Before the great Duke Ellington passed away, he managed to create numerous albums with other great Jazz musicians. I have actually featured a couple already and they are uniquely outstanding.
More on Album:
DUKE ELLINGTON & JOHN COLTRANE begins with a remarkable performance of “In A Sentimental Mood.” Ellington’s chattering, bell-like accompaniment sets off Coltrane’s fulsome, rhapsodic interpretaion in sharp relief. For Johnny Hodges–one of Duke’s main men, and an early employer of Coltrane–“In A Sentimental Mood” was a showpiece. The Rabbit practically owned the tune, and yet Hodges considered Coltrane’s to be the finest version of the song he’d ever heard.
Which indicates how deeply rooted in the jazz and blues tradition Coltrane always was. DUKE ELLINGTON & JOHN COLTRANE represented an opportunity for Trane to step back and reflect upon the elemental lyricism and swing that were at the heart of even his most adventurous flights–and to silence those nay-sayers who were carping about how his band with Eric Dolphy was “anti-jazz.”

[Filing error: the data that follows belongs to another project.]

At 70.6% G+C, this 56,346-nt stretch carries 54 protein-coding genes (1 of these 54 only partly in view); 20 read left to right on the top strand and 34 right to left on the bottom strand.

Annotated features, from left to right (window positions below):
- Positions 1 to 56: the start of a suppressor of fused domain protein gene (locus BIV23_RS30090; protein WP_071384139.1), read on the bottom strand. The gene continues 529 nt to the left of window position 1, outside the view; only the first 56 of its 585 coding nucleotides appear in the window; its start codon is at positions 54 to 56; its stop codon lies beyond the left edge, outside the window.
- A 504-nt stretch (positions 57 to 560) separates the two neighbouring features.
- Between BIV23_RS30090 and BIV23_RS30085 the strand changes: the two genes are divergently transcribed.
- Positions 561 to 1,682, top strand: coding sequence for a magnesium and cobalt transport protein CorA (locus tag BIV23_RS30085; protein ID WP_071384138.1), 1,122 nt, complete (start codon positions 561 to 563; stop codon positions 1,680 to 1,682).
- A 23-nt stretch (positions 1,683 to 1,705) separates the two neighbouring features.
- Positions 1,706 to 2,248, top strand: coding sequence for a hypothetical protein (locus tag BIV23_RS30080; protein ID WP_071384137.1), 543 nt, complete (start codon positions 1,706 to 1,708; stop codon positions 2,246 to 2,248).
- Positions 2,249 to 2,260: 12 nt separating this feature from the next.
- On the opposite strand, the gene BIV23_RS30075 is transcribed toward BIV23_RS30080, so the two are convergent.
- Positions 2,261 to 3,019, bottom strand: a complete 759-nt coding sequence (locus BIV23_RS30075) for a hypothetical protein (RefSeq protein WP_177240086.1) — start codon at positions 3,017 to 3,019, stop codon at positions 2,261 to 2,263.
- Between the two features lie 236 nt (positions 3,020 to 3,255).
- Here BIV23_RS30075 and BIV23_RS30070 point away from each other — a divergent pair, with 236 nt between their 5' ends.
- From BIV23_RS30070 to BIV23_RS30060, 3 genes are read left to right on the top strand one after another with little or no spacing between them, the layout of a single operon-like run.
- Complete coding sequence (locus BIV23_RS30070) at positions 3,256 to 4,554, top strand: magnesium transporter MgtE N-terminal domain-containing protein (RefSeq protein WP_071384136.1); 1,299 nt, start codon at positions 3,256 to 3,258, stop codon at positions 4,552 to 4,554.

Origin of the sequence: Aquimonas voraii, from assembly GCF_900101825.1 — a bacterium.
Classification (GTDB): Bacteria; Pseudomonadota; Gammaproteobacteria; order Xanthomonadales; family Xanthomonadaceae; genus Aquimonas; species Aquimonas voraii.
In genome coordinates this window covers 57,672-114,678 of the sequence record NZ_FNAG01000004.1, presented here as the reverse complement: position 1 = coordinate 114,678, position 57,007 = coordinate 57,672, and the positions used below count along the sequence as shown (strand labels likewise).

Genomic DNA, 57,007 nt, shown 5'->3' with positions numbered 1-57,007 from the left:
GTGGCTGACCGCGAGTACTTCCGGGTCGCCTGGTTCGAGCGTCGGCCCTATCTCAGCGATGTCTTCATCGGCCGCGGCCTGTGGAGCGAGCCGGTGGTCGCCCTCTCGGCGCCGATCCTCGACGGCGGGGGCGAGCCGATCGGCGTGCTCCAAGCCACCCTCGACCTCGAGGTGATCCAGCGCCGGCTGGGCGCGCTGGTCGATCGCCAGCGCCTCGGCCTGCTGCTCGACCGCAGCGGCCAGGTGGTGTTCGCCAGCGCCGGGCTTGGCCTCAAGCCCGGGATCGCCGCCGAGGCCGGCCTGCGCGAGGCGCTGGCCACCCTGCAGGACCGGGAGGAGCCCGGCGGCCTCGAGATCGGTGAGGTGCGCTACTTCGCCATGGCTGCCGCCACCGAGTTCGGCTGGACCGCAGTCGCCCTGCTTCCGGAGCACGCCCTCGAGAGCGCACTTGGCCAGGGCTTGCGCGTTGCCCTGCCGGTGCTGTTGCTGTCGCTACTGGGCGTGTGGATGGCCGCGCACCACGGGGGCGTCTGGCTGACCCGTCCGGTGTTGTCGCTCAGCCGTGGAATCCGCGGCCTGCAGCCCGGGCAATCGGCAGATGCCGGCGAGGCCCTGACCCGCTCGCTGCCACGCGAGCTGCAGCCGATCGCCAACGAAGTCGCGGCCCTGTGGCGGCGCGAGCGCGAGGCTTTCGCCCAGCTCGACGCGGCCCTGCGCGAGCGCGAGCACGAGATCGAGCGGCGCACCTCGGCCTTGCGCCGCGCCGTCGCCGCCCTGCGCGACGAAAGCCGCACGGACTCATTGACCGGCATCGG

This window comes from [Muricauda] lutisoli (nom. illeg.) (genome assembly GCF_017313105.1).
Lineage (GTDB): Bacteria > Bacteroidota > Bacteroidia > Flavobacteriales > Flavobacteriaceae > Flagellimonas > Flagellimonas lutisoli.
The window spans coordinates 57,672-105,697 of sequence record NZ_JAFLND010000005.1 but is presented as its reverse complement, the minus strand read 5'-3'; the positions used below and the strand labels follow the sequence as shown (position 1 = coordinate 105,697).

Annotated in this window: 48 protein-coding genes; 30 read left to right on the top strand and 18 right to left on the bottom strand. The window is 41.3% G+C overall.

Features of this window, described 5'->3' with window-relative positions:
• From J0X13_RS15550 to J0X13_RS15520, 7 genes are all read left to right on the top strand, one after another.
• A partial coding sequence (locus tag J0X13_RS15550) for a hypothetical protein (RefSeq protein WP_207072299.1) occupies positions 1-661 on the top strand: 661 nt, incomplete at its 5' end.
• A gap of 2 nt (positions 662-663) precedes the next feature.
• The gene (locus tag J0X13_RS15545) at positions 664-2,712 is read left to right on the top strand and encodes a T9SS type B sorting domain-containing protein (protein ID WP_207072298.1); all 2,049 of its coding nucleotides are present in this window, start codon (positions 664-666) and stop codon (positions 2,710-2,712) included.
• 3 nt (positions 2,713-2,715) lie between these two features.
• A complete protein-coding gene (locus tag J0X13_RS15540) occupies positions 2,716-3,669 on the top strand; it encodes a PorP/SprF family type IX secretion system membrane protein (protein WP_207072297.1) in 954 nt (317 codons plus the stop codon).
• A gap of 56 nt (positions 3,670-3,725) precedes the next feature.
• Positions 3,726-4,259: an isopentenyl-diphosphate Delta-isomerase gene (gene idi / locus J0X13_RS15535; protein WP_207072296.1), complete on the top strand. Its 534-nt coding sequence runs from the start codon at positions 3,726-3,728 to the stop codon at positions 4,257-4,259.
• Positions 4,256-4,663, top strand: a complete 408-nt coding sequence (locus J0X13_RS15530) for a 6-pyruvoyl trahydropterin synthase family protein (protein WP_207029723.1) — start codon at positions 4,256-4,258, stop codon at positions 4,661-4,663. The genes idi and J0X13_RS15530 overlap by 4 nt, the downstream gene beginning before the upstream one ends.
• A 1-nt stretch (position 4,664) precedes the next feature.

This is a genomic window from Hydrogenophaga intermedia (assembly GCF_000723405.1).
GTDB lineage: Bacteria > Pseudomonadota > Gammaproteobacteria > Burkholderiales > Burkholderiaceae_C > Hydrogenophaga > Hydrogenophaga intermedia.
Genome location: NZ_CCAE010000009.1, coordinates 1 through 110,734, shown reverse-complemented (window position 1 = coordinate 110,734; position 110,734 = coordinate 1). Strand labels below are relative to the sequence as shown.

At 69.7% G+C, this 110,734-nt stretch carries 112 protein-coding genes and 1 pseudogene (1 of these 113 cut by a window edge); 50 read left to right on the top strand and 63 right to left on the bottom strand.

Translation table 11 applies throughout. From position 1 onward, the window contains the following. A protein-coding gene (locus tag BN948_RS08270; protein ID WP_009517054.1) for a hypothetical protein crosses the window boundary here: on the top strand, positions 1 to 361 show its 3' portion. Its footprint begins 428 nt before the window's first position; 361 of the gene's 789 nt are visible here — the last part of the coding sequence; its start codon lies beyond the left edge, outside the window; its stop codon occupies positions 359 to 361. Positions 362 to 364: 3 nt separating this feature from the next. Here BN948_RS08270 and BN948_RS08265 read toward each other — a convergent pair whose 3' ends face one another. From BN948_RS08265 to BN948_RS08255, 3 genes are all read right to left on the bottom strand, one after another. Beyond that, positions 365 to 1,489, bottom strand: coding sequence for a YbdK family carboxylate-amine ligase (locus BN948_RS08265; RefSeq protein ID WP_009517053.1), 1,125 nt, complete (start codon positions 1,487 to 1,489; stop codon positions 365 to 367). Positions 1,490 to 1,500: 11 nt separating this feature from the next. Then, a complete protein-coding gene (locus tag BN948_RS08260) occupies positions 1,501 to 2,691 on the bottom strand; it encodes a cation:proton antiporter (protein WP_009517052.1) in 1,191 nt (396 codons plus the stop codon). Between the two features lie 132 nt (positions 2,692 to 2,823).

“Take The Coltrane” offers up one of Duke’s great vamp tunes, and illustrates just how well the master knew how to accomodate Coltrane and play to his strengths, gently prodding him into fresh melodic directions. with its insistent bluesy hosannas and tart, off-center harmonies, “Take The Coltrane” is an improviser’s delight, as the pianist offers elegant harmonic contrasts to Trane’s backwoods preacher. “Big Nick” is Trane’s tip of the hat to tenor man and raconteur Nick Nicholas, a tipsying, elusive little melody with a hint of Sidney Bechet (and Hodges) that allows the saxophonist to range up and down his soprano……Learn More
A New Playlist is up and running now and is named the “Avant Garde” Playlist, learn more about here.